Mysterious child hepatitis outbreak: UK study may identify a prime suspect

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The Centers for Disease Control and Prevention (CDC) recently updated their original Health Advisory on May 11 regarding their investigation of the mysterious worldwide outbreak of hepatitis in children. The World Health Organization (WHO) said a case-control study that will be completed this week should provide more clarity if adenovirus or COVID-19 is causally linked to the mysterious condition, according to multiple reports.

“As of May 5, 2022, CDC and state partners are investigating 109 children with hepatitis of unknown origin across 25 states and territories, more than half of whom have tested positive for adenovirus with more than 90% hospitalized, 14% with liver transplants, and five deaths under investigation,” the CDC said.

Approximately 18% of cases worldwide actively also tested positive for COVID-19, according to a Medical Xpress report.


“The big focus over the next week is looking at serological testing for previous exposure and infections with COVID,” Philippa Easterbrook, from the WHO’s global hepatitis program, told a press conference.

Easterbrook said within the week the United Kingdom will have data on a case control study comparing whether the detection rate of adenovirus in the children who have hepatitis differs from that in other hospitalized children who don’t have the liver disease.

“That will really help hone down whether [adenovirus] is just an incidental infection that’s been detected or there is a causal or likely causal link,” Easterbrook said.

“At present, the leading hypotheses remain those which involve adenovirus — with also still an important consideration about the role of COVID as well, either as a co-infection or a past infection.”

“A fundamental question is whether there is a characteristic pattern in the pathology of the liver in these patients. Such a pattern might be seen at the advanced stage when liver transplantation was performed, or earlier before the severe liver damage of the unknown process had perhaps obscured an earlier characteristic pattern,” said Dr. Daniel Lucey, clinical professor of medicine at Dartmouth Geisel School of Medicine.

“If such a liver pathology pattern has been found, then it could be used to help identify the etiology of the hepatitis or at least serve to provide a unifying clinical-pathologic syndrome as soon as possible.”

None of the U.K. liver samples ” … show any of the typical features you might expect with a liver inflammation due to adenovirus but we are awaiting further examination of biopsies,” Easterbrook added.

LAS VEGAS, NEVADA – MAY 14:  (L-R) Illusionist Criss Angel, his son Johnny Crisstopher Sarantakos and Shaunyl Benson visit as Angel helps to give out food and other items at the Cure 4 The Kids Foundation pediatric cancer treatment center amid the spread of the coronavirus on May 14, 2020, in Las Vegas, Nevada. 
(Photo by Ethan Miller/Getty Images)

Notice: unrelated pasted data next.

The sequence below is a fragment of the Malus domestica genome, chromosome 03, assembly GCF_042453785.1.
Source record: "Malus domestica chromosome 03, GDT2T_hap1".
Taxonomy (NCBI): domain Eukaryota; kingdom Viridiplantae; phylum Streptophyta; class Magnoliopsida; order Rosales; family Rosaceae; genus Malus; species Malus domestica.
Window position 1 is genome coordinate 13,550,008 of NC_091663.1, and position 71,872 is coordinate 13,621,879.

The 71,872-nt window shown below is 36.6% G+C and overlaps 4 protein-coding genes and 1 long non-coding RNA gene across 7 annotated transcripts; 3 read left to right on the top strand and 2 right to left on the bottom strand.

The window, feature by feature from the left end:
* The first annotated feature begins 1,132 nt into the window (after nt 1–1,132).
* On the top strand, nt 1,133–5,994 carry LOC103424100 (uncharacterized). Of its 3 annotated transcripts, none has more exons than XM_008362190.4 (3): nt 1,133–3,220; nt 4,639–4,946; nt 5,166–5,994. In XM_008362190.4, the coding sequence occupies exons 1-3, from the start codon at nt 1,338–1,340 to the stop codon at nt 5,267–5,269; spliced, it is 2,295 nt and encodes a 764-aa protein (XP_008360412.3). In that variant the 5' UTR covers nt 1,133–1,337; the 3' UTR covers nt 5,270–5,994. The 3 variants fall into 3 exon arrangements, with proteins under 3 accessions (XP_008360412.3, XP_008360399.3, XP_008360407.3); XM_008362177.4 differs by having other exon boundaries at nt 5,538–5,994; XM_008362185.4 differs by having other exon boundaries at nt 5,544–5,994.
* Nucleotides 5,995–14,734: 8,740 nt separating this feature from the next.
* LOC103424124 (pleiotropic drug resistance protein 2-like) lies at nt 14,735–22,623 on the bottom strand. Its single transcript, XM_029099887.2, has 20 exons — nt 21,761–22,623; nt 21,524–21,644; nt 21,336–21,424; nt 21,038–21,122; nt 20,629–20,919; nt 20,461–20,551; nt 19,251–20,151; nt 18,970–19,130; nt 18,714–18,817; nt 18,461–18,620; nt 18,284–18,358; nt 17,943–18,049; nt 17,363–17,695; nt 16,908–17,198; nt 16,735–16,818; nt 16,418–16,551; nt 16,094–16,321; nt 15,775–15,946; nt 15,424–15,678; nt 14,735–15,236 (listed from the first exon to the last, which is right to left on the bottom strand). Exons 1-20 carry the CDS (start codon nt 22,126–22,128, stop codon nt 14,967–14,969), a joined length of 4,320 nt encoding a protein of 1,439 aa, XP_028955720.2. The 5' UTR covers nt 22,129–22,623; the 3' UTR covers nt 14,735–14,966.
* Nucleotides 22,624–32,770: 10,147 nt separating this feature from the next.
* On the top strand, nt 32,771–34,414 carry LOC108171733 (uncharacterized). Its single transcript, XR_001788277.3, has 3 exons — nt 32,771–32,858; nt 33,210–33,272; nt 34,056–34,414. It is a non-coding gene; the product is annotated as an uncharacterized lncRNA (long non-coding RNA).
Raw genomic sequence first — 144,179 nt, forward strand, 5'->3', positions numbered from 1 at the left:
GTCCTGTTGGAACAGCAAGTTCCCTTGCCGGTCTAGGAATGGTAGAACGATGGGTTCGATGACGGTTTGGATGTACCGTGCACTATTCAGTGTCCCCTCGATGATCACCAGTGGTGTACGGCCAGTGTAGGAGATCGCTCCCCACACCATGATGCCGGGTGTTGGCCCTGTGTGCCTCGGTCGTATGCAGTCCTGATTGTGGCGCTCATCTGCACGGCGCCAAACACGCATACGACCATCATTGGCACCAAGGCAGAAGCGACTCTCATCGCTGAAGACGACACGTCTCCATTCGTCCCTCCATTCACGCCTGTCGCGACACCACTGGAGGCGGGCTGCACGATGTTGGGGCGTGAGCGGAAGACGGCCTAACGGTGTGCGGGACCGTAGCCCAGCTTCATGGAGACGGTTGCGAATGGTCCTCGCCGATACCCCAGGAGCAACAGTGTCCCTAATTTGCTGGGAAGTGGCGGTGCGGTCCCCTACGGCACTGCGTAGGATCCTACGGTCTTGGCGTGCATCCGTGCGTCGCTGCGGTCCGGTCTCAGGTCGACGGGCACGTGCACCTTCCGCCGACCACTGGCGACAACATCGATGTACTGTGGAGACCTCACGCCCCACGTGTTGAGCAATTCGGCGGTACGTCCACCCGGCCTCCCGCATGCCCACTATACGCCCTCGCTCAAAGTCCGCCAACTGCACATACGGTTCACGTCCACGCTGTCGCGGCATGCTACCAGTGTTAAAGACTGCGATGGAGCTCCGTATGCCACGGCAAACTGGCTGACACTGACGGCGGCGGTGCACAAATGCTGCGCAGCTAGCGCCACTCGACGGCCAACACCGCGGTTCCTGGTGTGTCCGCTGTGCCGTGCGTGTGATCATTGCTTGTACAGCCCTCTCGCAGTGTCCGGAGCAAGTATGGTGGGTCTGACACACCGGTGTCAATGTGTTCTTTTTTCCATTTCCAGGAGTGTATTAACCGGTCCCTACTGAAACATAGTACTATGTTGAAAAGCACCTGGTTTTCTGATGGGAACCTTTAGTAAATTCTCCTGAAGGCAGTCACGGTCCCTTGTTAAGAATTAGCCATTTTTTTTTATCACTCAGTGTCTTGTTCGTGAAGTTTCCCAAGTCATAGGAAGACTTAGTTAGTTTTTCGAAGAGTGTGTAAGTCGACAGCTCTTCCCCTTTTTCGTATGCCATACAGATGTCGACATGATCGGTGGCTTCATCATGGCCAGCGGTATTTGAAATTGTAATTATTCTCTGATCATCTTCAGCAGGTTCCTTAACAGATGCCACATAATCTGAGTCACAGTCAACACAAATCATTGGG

Because adenoviruses are used in some of the COVID-19 vaccinations, one theory on social media suggested a link between the jab and the hepatitis outbreak in the U.K., where most of the cases have been reported, according to Reuters.

But these adenoviruses in the vaccines are “harmless transporters which have been modified so they cannot replicate or cause infection,” according to BBC News.

“There is no evidence of any link to the coronavirus (COVID-19) vaccine. The majority of cases are under 5 years old, and are too young to have received the vaccine,” the U.K. Health Security Agency (UKHSA) said.

The United Kingdom International Health Regulations National Focal Point first reported 10 cases of severe hepatitis of unknown etiology on April 5, 2022, in children ranging from 11 months to 5 years old in Scotland, the WHO said.


“On May 11, the European CDC reported a total of 449 probable cases in 27 nations including from Europe, the Americas (North, Central and South), Asia and the Middle East,” Lucey said.

“The highest numbers of cases so far are: U.K. (163), USA (109), Italy (35), Spain (22), Brazil (16), Indonesia (15), Israel (12), Sweden (nine), Argentina (eight), Japan (seven) and Canada (seven).” 

More than five cases have only been reported in six countries. The United Kingdom have reported the most cases in the world, but no child has died so far in the country, according to a May 12 UKHSA statement. 

Hepatitis, otherwise known as liver inflammation, is commonly caused by viruses, medications or exposure to certain chemicals, according to Healthline. 

“Most of the children in the reported cases presented with gastrointestinal symptoms such as vomiting, diarrhea, and abdominal pain,” says Dr. Norberto Rodriguez-Baez, a professor of pediatrics at the University of Texas Southwestern Medical Center.

“These symptoms were followed by development of jaundice,” he added. 

Jaundice is when the skin and eyes turn yellow because the liver loses its ability to clear bilirubin properly, per Healthline.


“Interestingly, fever was not described as a common symptom in these cases. In addition, all children were previously healthy,” Rodriguez-Baez said.

“It’s important that parents know the likelihood of their child developing hepatitis is extremely low. We continue to remind everyone to be alert to the signs of hepatitis – particularly jaundice, look for a yellow tinge in the whites of the eyes – and contact your doctor if you are concerned,” said Dr. Meera Chand, director of clinical and emerging infections at UKHSA.

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